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Many fans may argue that because of the numbers he put up as a Met, Darryl Strawberry should be considered the team's greatest hitter. However, Straw's overall legacy is not at the level of Mike Piazza, the greatest offensive catcher in baseball history.
Already with a reputation as one of the game's most feared power hitters, Piazza came to New York in 1998 when the Mets were in dire need of a catcher while Todd Hundley was hurt. They got all that and a lot more.
Teammates welcomed him with open arms. John Franco gave up his No. 31 for Piazza and moved to No. 45. Hundley became an outfielder when he returned so Piazza could remain the catcher.
After a solid 1998 season, Piazza signed a seven-year, $91 million deal with the Mets, which instantly transformed the Mets into dangerous contenders. Piazza continued to produce during his prime and hit .303 with 40 home runs and 124 RBI in 1999, as he led the Mets to their first postseason since 1988. The RBI total set a new Mets record.
He followed that up with an even better season in 2000, hitting .324 with 38 home runs and 113 RBI. He led the team to its first World Series since 1986, and Piazza certainly did his part during those two postseasons by hitting clutch home runs and being the one feared hitter the Mets had at the time.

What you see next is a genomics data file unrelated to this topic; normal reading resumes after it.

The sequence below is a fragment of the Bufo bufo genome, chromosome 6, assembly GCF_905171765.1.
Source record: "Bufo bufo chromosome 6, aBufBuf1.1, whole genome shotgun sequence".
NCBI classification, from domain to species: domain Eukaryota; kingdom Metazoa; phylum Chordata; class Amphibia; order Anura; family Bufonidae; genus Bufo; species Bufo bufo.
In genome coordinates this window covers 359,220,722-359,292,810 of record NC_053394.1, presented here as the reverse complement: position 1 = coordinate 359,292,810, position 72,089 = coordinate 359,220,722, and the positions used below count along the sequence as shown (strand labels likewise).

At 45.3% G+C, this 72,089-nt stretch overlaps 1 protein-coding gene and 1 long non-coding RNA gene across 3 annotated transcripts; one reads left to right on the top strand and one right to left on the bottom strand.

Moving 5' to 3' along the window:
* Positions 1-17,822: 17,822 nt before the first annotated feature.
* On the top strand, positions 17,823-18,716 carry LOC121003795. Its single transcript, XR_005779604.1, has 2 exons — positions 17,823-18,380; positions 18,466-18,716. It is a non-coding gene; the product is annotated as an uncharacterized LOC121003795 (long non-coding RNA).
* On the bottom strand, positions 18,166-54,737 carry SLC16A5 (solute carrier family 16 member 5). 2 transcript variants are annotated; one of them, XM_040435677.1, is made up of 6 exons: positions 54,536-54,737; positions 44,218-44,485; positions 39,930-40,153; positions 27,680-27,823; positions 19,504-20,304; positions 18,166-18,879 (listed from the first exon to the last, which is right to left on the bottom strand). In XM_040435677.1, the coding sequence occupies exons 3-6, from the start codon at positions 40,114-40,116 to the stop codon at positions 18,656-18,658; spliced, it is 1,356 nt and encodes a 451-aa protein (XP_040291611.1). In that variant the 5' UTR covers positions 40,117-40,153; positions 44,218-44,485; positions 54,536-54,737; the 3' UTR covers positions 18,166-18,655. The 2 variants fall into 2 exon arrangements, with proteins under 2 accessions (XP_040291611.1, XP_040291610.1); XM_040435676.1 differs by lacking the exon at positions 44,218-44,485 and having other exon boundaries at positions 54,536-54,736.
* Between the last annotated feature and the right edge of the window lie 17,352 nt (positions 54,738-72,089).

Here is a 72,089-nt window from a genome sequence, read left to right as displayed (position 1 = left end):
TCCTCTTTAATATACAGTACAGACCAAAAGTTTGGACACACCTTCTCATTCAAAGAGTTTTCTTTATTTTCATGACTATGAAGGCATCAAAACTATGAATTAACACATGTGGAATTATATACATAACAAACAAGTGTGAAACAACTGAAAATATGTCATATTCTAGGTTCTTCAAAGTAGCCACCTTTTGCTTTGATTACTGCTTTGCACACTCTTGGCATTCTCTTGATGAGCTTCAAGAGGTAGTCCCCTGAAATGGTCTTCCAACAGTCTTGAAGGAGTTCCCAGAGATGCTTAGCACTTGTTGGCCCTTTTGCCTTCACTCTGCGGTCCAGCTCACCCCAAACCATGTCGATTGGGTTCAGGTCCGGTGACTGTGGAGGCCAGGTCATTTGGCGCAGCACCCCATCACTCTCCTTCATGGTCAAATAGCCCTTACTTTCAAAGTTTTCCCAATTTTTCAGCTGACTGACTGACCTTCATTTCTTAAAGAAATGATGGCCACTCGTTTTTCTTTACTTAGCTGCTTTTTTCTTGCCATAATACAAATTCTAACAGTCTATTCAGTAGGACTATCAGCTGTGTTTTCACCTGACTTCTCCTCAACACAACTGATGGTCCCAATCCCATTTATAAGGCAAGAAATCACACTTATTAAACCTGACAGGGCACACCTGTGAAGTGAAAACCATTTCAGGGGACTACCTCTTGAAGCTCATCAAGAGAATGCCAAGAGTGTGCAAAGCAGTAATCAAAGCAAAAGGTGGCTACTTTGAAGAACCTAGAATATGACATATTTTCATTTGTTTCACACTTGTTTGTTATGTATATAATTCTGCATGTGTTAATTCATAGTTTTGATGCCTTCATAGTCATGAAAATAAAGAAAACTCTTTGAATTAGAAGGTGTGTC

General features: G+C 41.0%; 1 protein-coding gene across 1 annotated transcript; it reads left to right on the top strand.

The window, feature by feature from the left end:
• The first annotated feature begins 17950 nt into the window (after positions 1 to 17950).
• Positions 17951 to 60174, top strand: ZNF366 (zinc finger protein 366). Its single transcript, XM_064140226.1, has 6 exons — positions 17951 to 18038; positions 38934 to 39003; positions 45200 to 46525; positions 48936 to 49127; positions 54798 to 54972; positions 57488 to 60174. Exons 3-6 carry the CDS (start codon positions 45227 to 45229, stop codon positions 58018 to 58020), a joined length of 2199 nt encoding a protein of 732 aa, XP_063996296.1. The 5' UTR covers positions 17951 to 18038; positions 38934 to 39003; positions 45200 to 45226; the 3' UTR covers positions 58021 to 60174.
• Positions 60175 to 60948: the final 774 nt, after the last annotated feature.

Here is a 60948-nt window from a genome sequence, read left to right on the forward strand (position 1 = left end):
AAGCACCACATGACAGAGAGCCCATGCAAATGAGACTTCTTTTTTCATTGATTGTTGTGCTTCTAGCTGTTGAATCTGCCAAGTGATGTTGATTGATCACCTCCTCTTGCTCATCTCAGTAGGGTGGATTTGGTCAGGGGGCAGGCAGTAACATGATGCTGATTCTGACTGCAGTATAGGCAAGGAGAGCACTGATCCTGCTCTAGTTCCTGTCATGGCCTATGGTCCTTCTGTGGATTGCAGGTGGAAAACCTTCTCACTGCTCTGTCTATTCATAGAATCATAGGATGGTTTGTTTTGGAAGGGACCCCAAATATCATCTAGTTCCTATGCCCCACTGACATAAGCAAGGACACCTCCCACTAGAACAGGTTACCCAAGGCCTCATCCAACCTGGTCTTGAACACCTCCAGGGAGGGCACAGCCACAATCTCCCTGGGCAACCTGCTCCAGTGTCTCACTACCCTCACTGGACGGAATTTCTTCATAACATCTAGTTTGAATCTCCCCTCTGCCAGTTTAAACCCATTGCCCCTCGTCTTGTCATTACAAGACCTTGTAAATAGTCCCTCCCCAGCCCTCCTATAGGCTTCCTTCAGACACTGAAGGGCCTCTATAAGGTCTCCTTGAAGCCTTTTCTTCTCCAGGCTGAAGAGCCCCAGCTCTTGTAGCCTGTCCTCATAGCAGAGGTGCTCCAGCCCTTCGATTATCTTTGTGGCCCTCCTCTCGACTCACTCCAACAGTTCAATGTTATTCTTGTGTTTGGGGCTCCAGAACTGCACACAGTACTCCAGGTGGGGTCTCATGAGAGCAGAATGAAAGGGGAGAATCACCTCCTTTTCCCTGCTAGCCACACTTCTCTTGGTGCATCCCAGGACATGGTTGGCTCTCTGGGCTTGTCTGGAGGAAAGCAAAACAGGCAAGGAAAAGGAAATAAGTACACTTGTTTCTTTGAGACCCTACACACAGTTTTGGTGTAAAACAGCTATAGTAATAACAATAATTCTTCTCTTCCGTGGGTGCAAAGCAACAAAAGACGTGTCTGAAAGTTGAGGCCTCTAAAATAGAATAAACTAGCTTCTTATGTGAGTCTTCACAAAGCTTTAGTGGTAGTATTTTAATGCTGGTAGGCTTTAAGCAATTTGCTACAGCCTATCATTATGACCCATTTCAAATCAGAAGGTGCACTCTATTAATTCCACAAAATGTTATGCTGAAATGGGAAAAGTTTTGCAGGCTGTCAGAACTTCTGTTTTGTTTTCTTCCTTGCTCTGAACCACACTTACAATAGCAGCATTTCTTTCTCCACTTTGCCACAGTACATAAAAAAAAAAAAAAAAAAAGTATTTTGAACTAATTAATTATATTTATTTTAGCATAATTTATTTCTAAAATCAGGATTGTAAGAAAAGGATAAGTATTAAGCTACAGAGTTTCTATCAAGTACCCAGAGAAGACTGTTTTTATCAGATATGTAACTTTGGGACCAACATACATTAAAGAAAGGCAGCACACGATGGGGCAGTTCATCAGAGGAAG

Piazza had two more great seasons in 2001 and 2002 before injuries and his knees in particular began to affect his playing. He missed most of the 2003 season with a groin injury and played half of 2004 as a first baseman, which did not turn out as well as the Mets had hoped.
His last year in 2005 was bittersweet because he was such a fan favorite, but the fans also knew that he would not be the feared hitter he was ever again, and Piazza spent his last two seasons in San Diego and Oakland, respectively, before retiring.
Countless home runs and clutch hits will forever remain etched in the minds of Mets fans that were fortunate enough to watch him play, none more significant than the home run he hit against the Braves in 2001 during the first sports game in New York after 9/11.
Another reason Piazza should be considered the Mets' greatest hitter is because the team depicted him as that when he caught the last pitch at Shea Stadium and the first at Citi Field, both of which thrown by Tom Seaver, the Mets' greatest pitcher and overall player.
A soon-to-be Hall of Famer, Mike Piazza transformed the Mets from underachievers into successful contenders when he arrived in New York, and his Mets legacy will be second to none.